A cougar lounges at Wildlife Prairie State Park near Peoria in 2006. (Jason Wambsgans/Chicago…)
I was slightly baffled when I first heard that an influx of bears and cougars might soon hit Chicago.
Why would professional football players and older women who dig young guys suddenly move to the city in large numbers? But the report, as it turns out, was talking about the literal migration of animals rather than offensive linemen or Courteney Cox.
A survey conducted by Southern Illinois University at Carbondale showed that a handful of black bears, mountain lions and gray wolves have appeared in Illinois since 2000. There's been only one official sighting in the city in the past five years—a cougar that was shot in Roscoe Village in '08—but wildlife experts recently told the Tribune that a growing number of these species could nest in the Chicago area.
Now, I know what you're thinking: "Great, I already have to worry about bad drivers, muggers, crazy people on the CTA and the wrath of Mayor Emanuel, and now I have to watch out for predatory mammals?!"
Some of you might see this as proof the Chicago-based, post-apocalyptic TV show "Revolution" is coming true and the city eventually will turn into a crazy jungle ruled by militias and the former drug kingpin from "Breaking Bad." But let's take a collective deep breath and think about this rationally.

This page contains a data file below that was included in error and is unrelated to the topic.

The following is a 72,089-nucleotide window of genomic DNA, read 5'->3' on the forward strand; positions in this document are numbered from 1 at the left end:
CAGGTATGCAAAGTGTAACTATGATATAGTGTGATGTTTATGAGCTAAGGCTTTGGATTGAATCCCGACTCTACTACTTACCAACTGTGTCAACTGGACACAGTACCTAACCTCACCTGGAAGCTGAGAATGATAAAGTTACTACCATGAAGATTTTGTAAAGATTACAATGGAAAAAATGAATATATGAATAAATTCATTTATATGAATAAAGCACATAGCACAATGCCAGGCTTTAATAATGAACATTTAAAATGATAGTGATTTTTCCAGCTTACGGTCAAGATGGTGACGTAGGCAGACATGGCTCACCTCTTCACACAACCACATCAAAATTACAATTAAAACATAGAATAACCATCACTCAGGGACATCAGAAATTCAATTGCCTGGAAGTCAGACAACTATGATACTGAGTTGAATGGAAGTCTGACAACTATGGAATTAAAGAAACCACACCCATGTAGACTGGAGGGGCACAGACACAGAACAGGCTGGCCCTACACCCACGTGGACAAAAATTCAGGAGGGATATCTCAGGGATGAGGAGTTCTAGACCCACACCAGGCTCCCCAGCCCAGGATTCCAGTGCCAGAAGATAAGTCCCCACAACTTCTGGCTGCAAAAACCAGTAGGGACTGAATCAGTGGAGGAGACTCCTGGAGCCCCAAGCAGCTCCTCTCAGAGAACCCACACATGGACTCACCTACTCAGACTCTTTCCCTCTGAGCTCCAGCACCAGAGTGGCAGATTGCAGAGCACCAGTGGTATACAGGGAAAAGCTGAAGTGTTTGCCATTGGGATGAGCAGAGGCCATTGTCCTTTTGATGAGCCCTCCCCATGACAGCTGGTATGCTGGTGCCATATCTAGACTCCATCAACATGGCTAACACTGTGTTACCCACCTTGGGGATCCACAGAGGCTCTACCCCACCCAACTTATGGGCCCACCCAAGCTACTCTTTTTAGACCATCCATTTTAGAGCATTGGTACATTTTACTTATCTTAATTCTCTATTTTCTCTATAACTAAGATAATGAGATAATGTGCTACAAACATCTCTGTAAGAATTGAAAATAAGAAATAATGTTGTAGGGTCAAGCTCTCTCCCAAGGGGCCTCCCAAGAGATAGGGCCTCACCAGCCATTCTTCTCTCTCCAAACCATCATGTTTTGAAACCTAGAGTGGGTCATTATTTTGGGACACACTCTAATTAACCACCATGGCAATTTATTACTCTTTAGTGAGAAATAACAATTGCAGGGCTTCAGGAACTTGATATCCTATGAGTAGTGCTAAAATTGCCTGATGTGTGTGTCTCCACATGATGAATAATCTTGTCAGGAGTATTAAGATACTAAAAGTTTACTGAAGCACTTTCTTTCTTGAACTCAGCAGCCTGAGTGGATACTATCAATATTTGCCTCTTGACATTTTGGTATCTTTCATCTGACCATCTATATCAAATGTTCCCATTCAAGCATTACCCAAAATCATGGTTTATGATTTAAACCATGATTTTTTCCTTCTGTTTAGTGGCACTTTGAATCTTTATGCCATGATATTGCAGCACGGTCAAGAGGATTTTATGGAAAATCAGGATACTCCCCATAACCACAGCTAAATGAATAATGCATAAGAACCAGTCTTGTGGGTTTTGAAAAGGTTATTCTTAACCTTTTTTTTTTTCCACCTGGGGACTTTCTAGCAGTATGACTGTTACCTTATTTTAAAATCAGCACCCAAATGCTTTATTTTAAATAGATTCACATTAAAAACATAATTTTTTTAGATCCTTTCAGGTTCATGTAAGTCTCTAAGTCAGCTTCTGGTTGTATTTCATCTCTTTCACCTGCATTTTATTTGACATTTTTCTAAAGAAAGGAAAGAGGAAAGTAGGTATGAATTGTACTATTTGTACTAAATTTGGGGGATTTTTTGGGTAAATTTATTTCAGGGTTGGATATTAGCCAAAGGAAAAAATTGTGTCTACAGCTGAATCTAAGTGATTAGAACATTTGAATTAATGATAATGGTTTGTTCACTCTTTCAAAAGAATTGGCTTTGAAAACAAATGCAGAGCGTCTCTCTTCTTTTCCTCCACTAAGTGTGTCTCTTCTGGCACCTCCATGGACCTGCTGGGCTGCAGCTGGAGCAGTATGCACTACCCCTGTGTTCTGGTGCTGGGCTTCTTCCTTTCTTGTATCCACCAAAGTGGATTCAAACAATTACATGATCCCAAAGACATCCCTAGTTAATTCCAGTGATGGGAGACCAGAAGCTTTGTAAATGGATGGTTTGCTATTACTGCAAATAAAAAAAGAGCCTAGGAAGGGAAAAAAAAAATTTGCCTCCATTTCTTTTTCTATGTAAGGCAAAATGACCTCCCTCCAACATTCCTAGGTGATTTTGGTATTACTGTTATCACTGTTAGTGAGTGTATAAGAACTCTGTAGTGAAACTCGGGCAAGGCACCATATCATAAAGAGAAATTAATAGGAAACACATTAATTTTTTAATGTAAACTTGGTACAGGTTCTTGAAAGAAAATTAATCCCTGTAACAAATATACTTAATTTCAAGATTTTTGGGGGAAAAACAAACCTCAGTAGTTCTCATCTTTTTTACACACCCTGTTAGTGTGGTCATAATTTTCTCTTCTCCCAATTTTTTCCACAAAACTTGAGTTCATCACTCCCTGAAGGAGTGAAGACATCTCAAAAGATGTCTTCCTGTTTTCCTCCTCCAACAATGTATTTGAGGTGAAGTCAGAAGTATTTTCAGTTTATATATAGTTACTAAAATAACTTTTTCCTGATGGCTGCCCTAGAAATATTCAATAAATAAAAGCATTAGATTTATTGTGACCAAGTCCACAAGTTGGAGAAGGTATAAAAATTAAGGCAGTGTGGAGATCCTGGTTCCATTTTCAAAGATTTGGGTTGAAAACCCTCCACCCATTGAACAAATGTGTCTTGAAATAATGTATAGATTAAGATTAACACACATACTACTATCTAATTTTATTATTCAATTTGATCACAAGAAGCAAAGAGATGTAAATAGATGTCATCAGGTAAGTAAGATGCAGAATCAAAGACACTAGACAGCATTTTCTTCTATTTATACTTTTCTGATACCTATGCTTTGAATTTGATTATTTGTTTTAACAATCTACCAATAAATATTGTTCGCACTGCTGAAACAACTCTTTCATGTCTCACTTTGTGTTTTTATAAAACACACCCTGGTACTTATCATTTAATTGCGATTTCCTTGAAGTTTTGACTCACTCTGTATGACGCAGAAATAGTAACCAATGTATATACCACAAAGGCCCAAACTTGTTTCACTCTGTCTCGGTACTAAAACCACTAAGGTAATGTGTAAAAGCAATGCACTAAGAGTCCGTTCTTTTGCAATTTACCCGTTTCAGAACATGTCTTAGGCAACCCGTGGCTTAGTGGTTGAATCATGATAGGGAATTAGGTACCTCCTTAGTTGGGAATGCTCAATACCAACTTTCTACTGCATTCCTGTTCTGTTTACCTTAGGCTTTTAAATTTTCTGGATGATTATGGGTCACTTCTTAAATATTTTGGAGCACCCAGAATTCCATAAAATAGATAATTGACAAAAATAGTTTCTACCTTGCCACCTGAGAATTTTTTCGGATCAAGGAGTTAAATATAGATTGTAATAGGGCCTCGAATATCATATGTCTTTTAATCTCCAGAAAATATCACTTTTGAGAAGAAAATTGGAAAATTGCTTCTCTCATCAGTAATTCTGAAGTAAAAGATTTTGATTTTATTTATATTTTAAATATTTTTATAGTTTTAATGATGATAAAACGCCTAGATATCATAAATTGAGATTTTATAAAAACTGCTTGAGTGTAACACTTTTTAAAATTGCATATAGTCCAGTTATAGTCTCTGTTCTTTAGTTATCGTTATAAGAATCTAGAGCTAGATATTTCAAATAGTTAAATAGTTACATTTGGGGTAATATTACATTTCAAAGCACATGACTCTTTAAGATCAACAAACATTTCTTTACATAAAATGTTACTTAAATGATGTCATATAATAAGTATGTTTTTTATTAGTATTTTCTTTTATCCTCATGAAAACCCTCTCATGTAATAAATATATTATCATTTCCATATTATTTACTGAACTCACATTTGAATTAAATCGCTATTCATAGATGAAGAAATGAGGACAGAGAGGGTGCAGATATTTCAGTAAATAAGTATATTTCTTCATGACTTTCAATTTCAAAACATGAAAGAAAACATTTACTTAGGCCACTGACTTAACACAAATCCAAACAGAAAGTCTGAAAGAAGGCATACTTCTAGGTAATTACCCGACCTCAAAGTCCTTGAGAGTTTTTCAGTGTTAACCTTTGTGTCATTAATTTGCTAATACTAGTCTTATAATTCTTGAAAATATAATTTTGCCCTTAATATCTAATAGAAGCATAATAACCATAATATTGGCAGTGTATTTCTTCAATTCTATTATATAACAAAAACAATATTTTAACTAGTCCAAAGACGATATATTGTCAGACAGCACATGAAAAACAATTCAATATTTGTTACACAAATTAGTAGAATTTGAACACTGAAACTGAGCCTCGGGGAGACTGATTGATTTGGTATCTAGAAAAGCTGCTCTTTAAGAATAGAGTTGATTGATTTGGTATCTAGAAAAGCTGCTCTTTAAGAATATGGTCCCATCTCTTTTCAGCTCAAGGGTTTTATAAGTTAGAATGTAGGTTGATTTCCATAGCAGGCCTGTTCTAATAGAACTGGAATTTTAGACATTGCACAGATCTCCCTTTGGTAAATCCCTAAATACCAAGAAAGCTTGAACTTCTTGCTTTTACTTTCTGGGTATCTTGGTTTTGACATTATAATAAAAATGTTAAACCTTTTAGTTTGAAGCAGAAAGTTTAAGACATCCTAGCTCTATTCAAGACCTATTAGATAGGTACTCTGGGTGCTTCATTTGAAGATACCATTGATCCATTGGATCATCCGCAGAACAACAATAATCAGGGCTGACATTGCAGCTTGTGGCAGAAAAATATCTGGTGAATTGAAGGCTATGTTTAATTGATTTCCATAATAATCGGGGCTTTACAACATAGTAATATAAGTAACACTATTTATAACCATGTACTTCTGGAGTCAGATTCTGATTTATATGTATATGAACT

While it's true that real-life bears and big cats aren't cuddly, wisecracking beasts with celebrity voices like in the movies, most evidence suggests that these urban animals won't attack us on the streets or treat the Montrose dog beach like an all-you-can-eat buffet.
Take, for instance, the case of the coyote. Did you know there are thousands of them roaming around Cook County? Probably not, because they tend to be averse to human contact and live around wooded golf courses and parks in cities (what, you expected them to hang out at beer patios?). According to the Cook County Coyote Project, there have been zero reports of coyote-on-human attacks here, but thousands of cases of dog bites annually.
I can think of other reasons why we should welcome our new furry neighbors with open arms:
- We have professional sports teams named the Bears, Wolves and Bulls, yet if we were to name our teams based on the animals that live in the wild here, they'd be the Chicago Seagulls, Bunnies and Pigeons. Think how cool it would be if we had actual brown bears in Soldier Field instead of drunk guys wearing bear masks.
- Speaking of animal infestations, I can almost hear the laughter from the dozens of squirrels and rabbits running wild in my neighborhood about the idea that man is the most dangerous predator. There are so many fluffy-tailed squirrels on my block, I think they could probably defeat us in an uprising if they decided to band together and fight us while we're busy poking at our iPhones. We could really use some help from cougarkind to curb their population.
- This was their land first. Before Chicago was developed in the middle of a marshy nowhere, the Windy City was home to coyotes and other large mammals. I'm not saying we need animal affirmative action, but let's not boot them out of here twice. We're a city of inclusivity, right? Why not add a diversity of species to that list?
Ryan Smith is a RedEye special contributor.
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